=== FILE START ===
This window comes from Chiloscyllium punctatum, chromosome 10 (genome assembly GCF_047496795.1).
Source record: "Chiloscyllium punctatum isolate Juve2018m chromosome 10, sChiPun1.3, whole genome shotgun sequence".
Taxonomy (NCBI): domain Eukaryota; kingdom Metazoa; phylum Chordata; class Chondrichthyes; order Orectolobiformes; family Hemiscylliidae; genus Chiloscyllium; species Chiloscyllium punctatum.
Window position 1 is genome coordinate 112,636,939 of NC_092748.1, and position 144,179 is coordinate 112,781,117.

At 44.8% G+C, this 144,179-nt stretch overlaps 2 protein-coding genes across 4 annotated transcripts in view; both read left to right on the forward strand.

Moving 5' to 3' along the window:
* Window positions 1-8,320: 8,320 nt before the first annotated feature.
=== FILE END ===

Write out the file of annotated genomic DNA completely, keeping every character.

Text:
This window comes from Chiloscyllium punctatum, chromosome 10 (genome assembly GCF_047496795.1).
Source record: "Chiloscyllium punctatum isolate Juve2018m chromosome 10, sChiPun1.3, whole genome shotgun sequence".
Taxonomy (NCBI): domain Eukaryota; kingdom Metazoa; phylum Chordata; class Chondrichthyes; order Orectolobiformes; family Hemiscylliidae; genus Chiloscyllium; species Chiloscyllium punctatum.
Window position 1 is genome coordinate 112,636,939 of NC_092748.1, and position 144,179 is coordinate 112,781,117.

At 44.8% G+C, this 144,179-nt stretch overlaps 2 protein-coding genes across 4 annotated transcripts in view; both read left to right on the forward strand.

Moving 5' to 3' along the window:
* Window positions 1-8,320: 8,320 nt before the first annotated feature.